Now, O’Reilly is the first of three defendants in the Dearborn robbery to go to trial in front of a jury and U.S. District Judge Victoria A. Roberts. The case wasn’t charged until 2005 and complications related to capital cases resulted in it taking longer than normal to get to trial. Since a jury must be picked on which everyone is open to the idea of capital punishment, jury selection could take close to a month — also much longer than normal. The entire trial could take three months.

Two co-defendants, Norman Herbert Duncan and Kevin C. Watson, also face possible death sentences when they go to trial.

Another defendant, Earl L. Johnson, was sentenced to life in prison after a jury convicted him of conspiracy, bank robbery, and aiding and abetting a murder.
The 2001 Dearborn robbery, which netted more than $200,000 in cash and remained unsolved for years, was the first of three similar armored truck robberies. The other two happened at a Comerica on West Chicago in Detroit in June 2003 and February 2004.

At the last robbery the guard fired back, killing robber Eddie Cromer. The other man fled, but Detroit police arrested Duncan near the scene.

About six months later, the FBI received a letter from an inmate at Ryan Correctional Facility, saying O’Reilly, an inmate there, was bragging that he, Duncan, Watson and others had committed the Dearborn robbery.

According to documents filed in the case, O’Reilly later made taped admissions after the FBI helped the inmate conceal a tape recorder inside a radio in the prison yard.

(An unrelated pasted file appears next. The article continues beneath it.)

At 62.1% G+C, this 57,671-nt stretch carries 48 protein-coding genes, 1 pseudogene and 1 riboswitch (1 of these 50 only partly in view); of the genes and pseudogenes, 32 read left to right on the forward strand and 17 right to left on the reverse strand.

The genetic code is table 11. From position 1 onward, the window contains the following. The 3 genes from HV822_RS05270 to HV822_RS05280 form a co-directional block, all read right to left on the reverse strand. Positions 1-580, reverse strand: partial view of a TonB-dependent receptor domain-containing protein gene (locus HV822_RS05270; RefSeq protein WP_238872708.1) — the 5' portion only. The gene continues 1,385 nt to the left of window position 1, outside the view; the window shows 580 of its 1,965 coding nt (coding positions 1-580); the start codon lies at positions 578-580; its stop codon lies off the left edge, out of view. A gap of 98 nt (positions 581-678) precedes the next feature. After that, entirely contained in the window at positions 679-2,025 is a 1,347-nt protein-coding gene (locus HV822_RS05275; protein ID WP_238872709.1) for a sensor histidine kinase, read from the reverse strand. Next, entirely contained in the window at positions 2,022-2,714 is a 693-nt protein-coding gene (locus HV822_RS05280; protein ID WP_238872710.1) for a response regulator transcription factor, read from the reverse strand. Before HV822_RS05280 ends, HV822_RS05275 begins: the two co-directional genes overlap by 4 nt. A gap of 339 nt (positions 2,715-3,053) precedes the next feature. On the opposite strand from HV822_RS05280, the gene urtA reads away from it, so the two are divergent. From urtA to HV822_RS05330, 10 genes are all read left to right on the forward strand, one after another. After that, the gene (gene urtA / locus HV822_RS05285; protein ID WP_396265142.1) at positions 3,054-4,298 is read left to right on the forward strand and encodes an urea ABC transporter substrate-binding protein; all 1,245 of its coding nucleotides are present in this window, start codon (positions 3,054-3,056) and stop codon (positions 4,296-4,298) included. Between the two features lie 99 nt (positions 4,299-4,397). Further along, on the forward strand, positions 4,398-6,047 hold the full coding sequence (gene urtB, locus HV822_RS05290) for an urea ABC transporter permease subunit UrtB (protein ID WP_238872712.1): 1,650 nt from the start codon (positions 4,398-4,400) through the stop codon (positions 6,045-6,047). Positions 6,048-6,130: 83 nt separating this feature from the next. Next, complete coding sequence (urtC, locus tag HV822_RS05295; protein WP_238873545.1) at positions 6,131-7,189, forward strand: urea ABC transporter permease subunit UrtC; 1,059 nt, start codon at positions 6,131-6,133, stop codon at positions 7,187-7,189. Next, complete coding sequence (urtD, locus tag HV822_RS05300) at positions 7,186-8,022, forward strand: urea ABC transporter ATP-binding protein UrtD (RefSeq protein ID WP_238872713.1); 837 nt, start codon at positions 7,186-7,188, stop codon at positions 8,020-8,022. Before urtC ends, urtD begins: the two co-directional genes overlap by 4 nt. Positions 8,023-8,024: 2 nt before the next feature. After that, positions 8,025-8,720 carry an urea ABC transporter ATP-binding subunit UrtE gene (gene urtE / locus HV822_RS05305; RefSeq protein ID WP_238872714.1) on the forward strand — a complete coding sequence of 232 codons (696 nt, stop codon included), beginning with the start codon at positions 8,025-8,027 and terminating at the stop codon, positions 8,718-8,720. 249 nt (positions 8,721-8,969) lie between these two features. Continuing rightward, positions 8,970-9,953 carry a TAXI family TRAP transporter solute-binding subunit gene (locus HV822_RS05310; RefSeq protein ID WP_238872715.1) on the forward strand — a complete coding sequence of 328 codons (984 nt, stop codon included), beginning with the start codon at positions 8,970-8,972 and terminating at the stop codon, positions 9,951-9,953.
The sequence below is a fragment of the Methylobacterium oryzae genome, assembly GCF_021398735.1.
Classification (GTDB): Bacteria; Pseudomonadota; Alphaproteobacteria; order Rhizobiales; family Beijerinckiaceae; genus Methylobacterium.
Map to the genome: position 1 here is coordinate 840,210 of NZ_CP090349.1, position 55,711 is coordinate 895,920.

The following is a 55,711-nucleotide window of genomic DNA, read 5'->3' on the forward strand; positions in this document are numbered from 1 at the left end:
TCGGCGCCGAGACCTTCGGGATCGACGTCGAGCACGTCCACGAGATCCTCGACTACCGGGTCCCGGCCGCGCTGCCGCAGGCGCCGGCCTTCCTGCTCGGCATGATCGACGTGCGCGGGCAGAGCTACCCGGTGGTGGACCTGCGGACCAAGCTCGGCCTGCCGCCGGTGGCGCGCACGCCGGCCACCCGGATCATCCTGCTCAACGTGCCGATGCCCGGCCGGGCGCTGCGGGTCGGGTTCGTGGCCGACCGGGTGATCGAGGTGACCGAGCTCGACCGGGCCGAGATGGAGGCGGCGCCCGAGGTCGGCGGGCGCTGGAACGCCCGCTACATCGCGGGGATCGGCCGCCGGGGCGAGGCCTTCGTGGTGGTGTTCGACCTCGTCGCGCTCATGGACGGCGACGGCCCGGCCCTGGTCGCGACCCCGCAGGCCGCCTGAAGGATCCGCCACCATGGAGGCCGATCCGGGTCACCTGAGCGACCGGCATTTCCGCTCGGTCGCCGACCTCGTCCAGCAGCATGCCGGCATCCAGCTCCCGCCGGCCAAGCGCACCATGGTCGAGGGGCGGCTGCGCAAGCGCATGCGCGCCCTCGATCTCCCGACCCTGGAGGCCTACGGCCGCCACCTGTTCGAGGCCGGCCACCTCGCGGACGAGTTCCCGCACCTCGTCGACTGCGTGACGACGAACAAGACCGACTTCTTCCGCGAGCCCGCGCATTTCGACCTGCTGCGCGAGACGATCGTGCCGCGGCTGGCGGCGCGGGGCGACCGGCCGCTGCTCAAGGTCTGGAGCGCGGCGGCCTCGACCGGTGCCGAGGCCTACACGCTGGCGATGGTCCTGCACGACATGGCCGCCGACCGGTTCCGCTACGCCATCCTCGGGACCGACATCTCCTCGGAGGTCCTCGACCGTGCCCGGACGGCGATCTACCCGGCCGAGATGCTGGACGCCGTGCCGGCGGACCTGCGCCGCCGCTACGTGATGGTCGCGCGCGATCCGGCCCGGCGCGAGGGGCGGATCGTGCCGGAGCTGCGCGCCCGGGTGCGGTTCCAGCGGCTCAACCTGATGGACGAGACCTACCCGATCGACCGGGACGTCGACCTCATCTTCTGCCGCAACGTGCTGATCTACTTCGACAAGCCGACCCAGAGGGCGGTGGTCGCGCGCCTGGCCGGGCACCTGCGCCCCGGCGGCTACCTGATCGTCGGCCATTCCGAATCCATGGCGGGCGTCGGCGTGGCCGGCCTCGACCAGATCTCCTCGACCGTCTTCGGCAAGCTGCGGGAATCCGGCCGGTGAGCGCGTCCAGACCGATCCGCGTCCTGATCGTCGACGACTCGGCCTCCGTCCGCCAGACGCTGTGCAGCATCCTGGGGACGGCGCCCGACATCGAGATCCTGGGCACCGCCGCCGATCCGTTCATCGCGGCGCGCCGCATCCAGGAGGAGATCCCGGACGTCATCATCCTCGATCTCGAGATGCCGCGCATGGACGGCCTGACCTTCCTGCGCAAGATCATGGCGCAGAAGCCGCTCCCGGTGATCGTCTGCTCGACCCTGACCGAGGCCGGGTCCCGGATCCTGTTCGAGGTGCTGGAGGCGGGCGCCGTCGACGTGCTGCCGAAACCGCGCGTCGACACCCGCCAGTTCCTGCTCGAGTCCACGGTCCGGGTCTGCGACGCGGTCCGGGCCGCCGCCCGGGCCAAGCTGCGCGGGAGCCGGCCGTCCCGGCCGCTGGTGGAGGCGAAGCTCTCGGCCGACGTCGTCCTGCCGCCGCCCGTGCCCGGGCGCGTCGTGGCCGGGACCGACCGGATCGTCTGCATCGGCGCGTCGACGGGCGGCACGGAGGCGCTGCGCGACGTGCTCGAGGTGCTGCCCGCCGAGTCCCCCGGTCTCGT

O’Reilly and Duncan had worked for Guardian Armored Security Services, the company targeted in the 2003 and 2004 robberies.
Stephens, the victim in the Dearborn case, left a wife and young children and 12 brothers and sisters.

“They didn’t give him a chance,” his sister Mary Scott said in a 2007 interview. “I just can’t explain it to you, the hurt of the whole family.”

From The Detroit News: http://www.detnews.com/article/20100608/METRO/6080311/Murder-suspect-faces-death-penalty-in-rare-Michigan-case#ixzz0qHoEzzgi

Crime Report on CCA Scandal

The Crime Report

 Three years ago, the new administration of Idaho Gov. C.L. “Butch” Otter and many legislators were talking up the idea of Idaho’s next major prison being a private-sector operation. Imagine the potential savings, proponents said then. Maybe eventually Idaho could get out of the bricks-and-mortar corrections business altogether, says the Twin Falls (Id.) Times-News in an editorial. That was before Idaho got to know the Corrections Corporation of America better. For nearly a decade, CCA has operated the 2,000-inmate Idaho Correctional Center — easily the most trouble-prone prison in the state’s history.
Yesterday, the Associated Press reported that the state is fining CCA more than $40,000 and ordering it to fix problems with drug and alcohol treatment and medical care at ICC. Ten of 13 drug and alcohol counselors at the lockup aren’t qualified to provide treatment under CCA’s contract with the state. In March, the American Civil Liberties Union sued CCA — and the state — claiming violence is so rampant at the ICC that it’s known as “gladiator school” among inmates. The lawsuit claimed Idaho’s only private prison is extraordinarily violent, with guards deliberately exposing inmates to brutal beatings from other prisoners as a management tool. The ACLU’s Stephen Pevar said he has sued at least 100 jails and prisons, but none came close to the level of violence at Idaho Correctional Center. “Our country should be ashamed to send human beings to that facility,” he said. Not many legislators have much appetite anymore for another ICC-style facility in the state. There’s much more enthusiasm for alternative sentencing and drug, alcohol and mental-health courts to keep Idaho’s inmate numbers as low as possible.
Link: http://www.magicvalley.com/news/opinion/article_af794e96-3578-5ae5-91e1-78340daff5ee.html

Filed under: Article, Private Prisons, State Prisons